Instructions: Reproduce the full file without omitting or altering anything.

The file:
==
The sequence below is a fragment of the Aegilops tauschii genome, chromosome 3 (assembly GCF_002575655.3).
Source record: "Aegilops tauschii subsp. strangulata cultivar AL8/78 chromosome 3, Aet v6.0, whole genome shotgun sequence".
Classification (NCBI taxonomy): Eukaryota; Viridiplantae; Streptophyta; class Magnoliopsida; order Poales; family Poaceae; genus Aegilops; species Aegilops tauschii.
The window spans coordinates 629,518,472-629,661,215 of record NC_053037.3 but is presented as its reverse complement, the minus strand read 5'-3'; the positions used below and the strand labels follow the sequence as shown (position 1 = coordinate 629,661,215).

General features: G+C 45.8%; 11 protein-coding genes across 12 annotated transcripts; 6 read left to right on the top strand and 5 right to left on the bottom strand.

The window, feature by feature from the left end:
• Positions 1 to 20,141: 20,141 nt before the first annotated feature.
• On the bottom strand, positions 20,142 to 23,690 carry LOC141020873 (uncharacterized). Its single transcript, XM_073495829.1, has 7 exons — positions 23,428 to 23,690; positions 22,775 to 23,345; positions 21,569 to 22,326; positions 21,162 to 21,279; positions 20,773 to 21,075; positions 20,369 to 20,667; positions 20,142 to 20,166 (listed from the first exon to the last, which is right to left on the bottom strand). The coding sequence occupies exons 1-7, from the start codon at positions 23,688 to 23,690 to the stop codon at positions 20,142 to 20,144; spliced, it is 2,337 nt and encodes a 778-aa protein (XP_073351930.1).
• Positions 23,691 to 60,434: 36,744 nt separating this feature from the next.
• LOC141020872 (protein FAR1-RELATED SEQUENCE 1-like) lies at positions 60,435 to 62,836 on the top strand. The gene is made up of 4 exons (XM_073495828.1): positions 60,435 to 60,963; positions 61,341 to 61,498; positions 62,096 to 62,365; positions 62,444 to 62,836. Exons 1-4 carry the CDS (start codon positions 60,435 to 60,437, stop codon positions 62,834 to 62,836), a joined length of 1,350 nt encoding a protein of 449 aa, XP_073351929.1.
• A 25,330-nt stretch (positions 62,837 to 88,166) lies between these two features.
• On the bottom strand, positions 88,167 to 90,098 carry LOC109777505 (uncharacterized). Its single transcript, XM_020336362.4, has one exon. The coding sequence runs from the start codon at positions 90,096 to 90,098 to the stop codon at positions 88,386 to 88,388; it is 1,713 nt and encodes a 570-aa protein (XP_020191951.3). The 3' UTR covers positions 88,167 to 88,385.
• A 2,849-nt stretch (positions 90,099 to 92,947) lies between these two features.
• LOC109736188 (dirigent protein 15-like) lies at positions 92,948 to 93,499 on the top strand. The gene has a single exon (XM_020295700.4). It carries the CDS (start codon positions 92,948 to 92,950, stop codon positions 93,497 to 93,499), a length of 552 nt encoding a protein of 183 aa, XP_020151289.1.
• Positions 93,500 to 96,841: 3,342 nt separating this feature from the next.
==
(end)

The sequence below is a fragment of the Aegilops tauschii genome, chromosome 3 (assembly GCF_002575655.3).
Source record: "Aegilops tauschii subsp. strangulata cultivar AL8/78 chromosome 3, Aet v6.0, whole genome shotgun sequence".
Classification (NCBI taxonomy): Eukaryota; Viridiplantae; Streptophyta; class Magnoliopsida; order Poales; family Poaceae; genus Aegilops; species Aegilops tauschii.
The window spans coordinates 629,518,472-629,661,215 of record NC_053037.3 but is presented as its reverse complement, the minus strand read 5'-3'; the positions used below and the strand labels follow the sequence as shown (position 1 = coordinate 629,661,215).

General features: G+C 45.8%; 11 protein-coding genes across 12 annotated transcripts; 6 read left to right on the top strand and 5 right to left on the bottom strand.

The window, feature by feature from the left end:
• Positions 1 to 20,141: 20,141 nt before the first annotated feature.
• On the bottom strand, positions 20,142 to 23,690 carry LOC141020873 (uncharacterized). Its single transcript, XM_073495829.1, has 7 exons — positions 23,428 to 23,690; positions 22,775 to 23,345; positions 21,569 to 22,326; positions 21,162 to 21,279; positions 20,773 to 21,075; positions 20,369 to 20,667; positions 20,142 to 20,166 (listed from the first exon to the last, which is right to left on the bottom strand). The coding sequence occupies exons 1-7, from the start codon at positions 23,688 to 23,690 to the stop codon at positions 20,142 to 20,144; spliced, it is 2,337 nt and encodes a 778-aa protein (XP_073351930.1).
• Positions 23,691 to 60,434: 36,744 nt separating this feature from the next.
• LOC141020872 (protein FAR1-RELATED SEQUENCE 1-like) lies at positions 60,435 to 62,836 on the top strand. The gene is made up of 4 exons (XM_073495828.1): positions 60,435 to 60,963; positions 61,341 to 61,498; positions 62,096 to 62,365; positions 62,444 to 62,836. Exons 1-4 carry the CDS (start codon positions 60,435 to 60,437, stop codon positions 62,834 to 62,836), a joined length of 1,350 nt encoding a protein of 449 aa, XP_073351929.1.
• A 25,330-nt stretch (positions 62,837 to 88,166) lies between these two features.
• On the bottom strand, positions 88,167 to 90,098 carry LOC109777505 (uncharacterized). Its single transcript, XM_020336362.4, has one exon. The coding sequence runs from the start codon at positions 90,096 to 90,098 to the stop codon at positions 88,386 to 88,388; it is 1,713 nt and encodes a 570-aa protein (XP_020191951.3). The 3' UTR covers positions 88,167 to 88,385.
• A 2,849-nt stretch (positions 90,099 to 92,947) lies between these two features.
• LOC109736188 (dirigent protein 15-like) lies at positions 92,948 to 93,499 on the top strand. The gene has a single exon (XM_020295700.4). It carries the CDS (start codon positions 92,948 to 92,950, stop codon positions 93,497 to 93,499), a length of 552 nt encoding a protein of 183 aa, XP_020151289.1.
• Positions 93,500 to 96,841: 3,342 nt separating this feature from the next.